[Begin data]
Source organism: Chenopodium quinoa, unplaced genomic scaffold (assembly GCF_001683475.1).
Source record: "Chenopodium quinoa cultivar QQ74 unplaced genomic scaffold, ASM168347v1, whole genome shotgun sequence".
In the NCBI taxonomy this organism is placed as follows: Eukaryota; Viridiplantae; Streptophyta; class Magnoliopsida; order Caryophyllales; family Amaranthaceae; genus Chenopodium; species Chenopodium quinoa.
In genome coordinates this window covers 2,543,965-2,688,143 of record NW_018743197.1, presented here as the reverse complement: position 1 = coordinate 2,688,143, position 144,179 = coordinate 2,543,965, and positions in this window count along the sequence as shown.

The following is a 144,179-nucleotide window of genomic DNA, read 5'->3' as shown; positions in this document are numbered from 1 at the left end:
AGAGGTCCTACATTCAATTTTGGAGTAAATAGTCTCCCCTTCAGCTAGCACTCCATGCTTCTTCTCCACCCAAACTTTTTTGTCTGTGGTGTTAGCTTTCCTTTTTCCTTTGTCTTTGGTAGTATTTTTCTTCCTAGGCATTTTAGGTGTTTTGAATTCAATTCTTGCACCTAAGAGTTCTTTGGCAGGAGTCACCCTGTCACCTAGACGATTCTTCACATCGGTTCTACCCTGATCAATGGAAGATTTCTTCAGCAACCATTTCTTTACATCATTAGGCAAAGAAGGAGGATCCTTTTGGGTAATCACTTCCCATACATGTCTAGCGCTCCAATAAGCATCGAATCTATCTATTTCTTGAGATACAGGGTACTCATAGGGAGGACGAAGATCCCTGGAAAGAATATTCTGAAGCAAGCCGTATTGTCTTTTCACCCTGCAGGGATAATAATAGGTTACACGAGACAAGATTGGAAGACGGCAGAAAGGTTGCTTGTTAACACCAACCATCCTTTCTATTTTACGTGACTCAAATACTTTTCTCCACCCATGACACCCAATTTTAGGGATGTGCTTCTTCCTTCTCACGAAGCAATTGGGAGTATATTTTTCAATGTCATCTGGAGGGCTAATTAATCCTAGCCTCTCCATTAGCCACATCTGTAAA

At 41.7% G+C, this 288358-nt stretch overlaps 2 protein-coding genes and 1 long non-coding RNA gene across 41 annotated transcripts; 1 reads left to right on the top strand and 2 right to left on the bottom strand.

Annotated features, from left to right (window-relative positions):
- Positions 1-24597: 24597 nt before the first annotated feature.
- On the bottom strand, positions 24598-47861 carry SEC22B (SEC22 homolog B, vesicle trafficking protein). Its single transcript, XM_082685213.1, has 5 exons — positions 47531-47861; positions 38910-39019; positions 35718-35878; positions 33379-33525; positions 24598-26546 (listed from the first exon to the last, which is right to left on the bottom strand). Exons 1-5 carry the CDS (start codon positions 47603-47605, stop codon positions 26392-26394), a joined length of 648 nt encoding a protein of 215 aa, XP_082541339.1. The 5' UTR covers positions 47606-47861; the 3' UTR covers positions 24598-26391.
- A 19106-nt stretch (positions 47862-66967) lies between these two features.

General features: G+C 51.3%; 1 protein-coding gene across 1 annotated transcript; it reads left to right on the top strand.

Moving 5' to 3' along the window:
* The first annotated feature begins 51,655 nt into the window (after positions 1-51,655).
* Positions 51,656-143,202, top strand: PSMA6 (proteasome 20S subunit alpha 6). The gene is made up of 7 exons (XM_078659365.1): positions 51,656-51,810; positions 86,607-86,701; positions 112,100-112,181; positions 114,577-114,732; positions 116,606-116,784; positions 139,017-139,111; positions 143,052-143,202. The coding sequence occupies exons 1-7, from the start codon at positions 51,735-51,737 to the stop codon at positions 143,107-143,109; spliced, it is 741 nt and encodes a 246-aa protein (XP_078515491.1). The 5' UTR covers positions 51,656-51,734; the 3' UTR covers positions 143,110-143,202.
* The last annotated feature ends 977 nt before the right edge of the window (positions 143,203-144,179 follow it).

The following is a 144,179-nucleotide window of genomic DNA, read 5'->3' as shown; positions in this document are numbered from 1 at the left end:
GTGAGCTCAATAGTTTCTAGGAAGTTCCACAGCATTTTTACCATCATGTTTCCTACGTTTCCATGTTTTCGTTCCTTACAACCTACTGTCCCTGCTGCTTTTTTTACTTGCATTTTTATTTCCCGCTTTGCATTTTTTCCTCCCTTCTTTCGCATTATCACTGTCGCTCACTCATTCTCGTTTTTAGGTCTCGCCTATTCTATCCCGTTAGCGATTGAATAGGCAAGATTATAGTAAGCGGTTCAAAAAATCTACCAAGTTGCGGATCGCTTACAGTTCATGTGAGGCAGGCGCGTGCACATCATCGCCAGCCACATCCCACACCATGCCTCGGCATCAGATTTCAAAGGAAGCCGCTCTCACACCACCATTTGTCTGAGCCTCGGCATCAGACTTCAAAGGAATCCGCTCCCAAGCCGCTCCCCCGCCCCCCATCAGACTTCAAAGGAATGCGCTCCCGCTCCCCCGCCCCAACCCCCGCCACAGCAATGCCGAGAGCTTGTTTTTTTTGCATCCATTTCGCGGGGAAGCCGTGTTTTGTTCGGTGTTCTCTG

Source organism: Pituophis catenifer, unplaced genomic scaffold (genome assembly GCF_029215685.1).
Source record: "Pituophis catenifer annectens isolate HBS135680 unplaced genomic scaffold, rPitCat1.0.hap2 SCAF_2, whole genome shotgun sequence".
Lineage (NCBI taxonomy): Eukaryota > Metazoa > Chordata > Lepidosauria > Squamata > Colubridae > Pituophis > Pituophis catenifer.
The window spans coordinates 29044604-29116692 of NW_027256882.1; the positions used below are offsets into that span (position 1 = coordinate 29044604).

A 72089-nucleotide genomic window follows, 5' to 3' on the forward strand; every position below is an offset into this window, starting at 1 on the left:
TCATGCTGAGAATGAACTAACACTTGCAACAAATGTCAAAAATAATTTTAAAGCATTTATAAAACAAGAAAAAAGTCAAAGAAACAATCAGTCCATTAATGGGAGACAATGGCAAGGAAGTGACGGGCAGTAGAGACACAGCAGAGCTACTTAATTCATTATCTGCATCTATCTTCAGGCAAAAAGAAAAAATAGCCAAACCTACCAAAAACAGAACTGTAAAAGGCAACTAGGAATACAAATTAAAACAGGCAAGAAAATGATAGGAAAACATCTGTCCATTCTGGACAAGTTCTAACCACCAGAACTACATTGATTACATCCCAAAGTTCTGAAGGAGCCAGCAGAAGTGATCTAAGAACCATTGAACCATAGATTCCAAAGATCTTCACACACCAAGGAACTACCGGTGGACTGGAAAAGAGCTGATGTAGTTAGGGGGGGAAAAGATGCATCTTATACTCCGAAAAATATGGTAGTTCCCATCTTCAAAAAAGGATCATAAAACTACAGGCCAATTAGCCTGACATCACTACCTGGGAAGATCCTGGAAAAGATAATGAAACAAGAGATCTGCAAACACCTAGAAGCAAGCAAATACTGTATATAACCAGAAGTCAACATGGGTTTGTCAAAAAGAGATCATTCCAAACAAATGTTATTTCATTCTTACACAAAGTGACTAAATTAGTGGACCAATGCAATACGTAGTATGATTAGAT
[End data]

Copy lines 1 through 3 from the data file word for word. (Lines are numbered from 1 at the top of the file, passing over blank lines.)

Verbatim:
Source organism: Chenopodium quinoa, unplaced genomic scaffold (assembly GCF_001683475.1).
Source record: "Chenopodium quinoa cultivar QQ74 unplaced genomic scaffold, ASM168347v1, whole genome shotgun sequence".
In the NCBI taxonomy this organism is placed as follows: Eukaryota; Viridiplantae; Streptophyta; class Magnoliopsida; order Caryophyllales; family Amaranthaceae; genus Chenopodium; species Chenopodium quinoa.